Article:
• National Congress Coalition. A coalition of liberal Shiite and Sunni candidates, the National Congress Coalition, founded by the former Pentagon favorite Ahmed Chalabi, considers itself a less Islamist alternative to the United Iraqi Alliance. Chalabi said he hopes to appeal to Iraq’s Muslims who favor “a democratic, pluralistic, and federalist system of government.” One of the coalition’s primary goals is to better develop Iraq’s oil sector. Chalabi claims Iraq has the largest oil reserves in the world, “bar none.” As deputy prime minister, he has pushed for a policy of de-Baathification, drawing the ire of Sunni leaders. He also has a past clouded by allegations of embezzlement, theft, and forgery in Jordan. His coalition also includes moderate parties like the Constitutional Monarchy Movement, led by Sharif Ali bin al-Hussein, a former exile and first cousin of Iraq’s king who was overthrown in 1958. Many of these parties, like Chalabi’s, defected from the UIA.
What are the main Sunni Arab coalitions?
  • Iraqi Accord Front. The first major alliance established within the Sunni Arab community, the Iraqi Accord Front rejects the U.S. occupation but has participated in the political process in Iraq. The bloc comprises the Iraqi Islamic Party, the National Dialogue Council, and the Conference of the People of Iraq. The Iraqi Islamic Party, headed by Tariq al-Hashimi, is loosely associated with the Egypt’s fundamentalist Muslim Brotherhood and was the sole Sunni group to participate in January’s elections. More recently, the party was instrumental in urging Sunnis to vote in the constitutional referendum that passed last October. The National Dialogue Council, a powerful Sunni group led by Khalaf al-Ulayyan, boycotted January’s elections but voted “no” in the referendum. The Council has been highly critical of the Defense Ministry’s policy of demolishing civilian houses suspected of harboring insurgents. The Conference of the People of Iraq, led by Adnan Dulaimi, has strongly criticized anti-Shiite terrorist attacks in Iraq and called for more national reconciliation. Dulaimi,a powerful Sunni leader who fought against the constitution’s position on federalism, has pleaded for a high Sunni turnout on December 15. The Iraqi Accord Front, which says it is not sectarian-based, has three main goals: expelling U.S. forces from Iraq, ending de-Baathification, and amending the constitution, which the group’s spokesperson, Zafir al-Ani, called a “readymade recipe for civil war,” in a recent interview.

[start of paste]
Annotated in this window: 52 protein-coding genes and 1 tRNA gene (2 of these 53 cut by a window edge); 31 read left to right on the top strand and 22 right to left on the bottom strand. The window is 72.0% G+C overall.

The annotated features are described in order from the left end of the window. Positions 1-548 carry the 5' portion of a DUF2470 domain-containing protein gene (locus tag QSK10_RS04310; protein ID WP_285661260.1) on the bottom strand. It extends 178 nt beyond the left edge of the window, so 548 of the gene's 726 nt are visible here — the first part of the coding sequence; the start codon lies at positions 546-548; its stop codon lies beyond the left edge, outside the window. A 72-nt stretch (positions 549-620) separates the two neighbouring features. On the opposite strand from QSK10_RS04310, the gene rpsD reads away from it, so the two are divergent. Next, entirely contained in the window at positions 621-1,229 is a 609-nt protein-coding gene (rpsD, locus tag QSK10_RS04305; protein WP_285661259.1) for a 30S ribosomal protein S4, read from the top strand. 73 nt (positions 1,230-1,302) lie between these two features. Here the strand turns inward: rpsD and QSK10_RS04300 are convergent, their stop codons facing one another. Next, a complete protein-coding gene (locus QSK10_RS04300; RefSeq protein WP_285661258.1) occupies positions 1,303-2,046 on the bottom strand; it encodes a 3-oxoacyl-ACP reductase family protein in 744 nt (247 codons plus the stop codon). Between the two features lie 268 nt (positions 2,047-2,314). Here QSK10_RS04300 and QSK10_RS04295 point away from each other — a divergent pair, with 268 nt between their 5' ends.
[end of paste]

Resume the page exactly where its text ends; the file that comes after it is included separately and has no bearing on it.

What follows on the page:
• Iraqi Front for National Dialogue. This is the more secular and nationalist of the major Sunni coalitions. It’s led by Saleh al-Mutlaq, a prominent Sunni Arab leader who favors establishing a clear timetable for a U.S. withdrawal, amending the constitution, negotiating with insurgents, and releasing Iraqis unfairly held in U.S. prisons. Mutlaq has called the constitution a “minefield” that will “blow up anytime.” The bloc—which comprises several Sunni Arab parties, including the Iraqi National Front and Arab Democratic Front—is expected to fare well in insurgent strongholds like Ramadi and Mosul.
What are the main Kurdish coalitions?
  • Kurdistan Coalition List. This coalition—which won seventy-five seats (or 26 percent of the vote) in January’s election—includes the two leading Kurdish parties, the Kurdish Democratic Party (KDP) and the Patriotic Union of Kurdistan (PUK), led by Iraqi President Jalal Talabani. The KDP, led by Massoud Barzani, commands the 100,000-strong Kurdish militia known as the peshmerga. The PUK, founded in 1975, is a social democratic party that promises to rebuild Kurdistan along “modern and democratic lines.” The coalition as a whole has several goals:protecting Kurdistan's semi-autonomous status, maintaining its Kurdish militia, and strengthening its control over the oil-rich city of Kirkuk. But Kurdistan’s main coalition has come under attack in recent weeks for its failure to democratize and provide security from the Kurdistan Islamic Union, which recently broke away from the coalition. On December 6, at least five people were killed in clashes between supporters of the coalition and the KIU when demonstrators stormed the party’s office.  
  • Kurdistan Islamic Union (KIU). Formerly a member of the Kurdistan Coalition List, the Kurdistan Islamic Union accuses the Coalition of dominating Kurdish politics, failing to reform Kurdistan’s economy, root out corruption, and falsely reporting a higher voter turnout among Kurds during the October constitutional referendum. Yet the KIU’s Secretary-General Salaheddin Mohammed Bahaeddin told the newspaper Yekgirtu that “the PUK and KDP interpret a single list as the unanimity of the parties and campaign for it as such.” Some experts say by splitting off, the KIU may actually dissipate votes and hurt Kurds’ representation in the new parliament.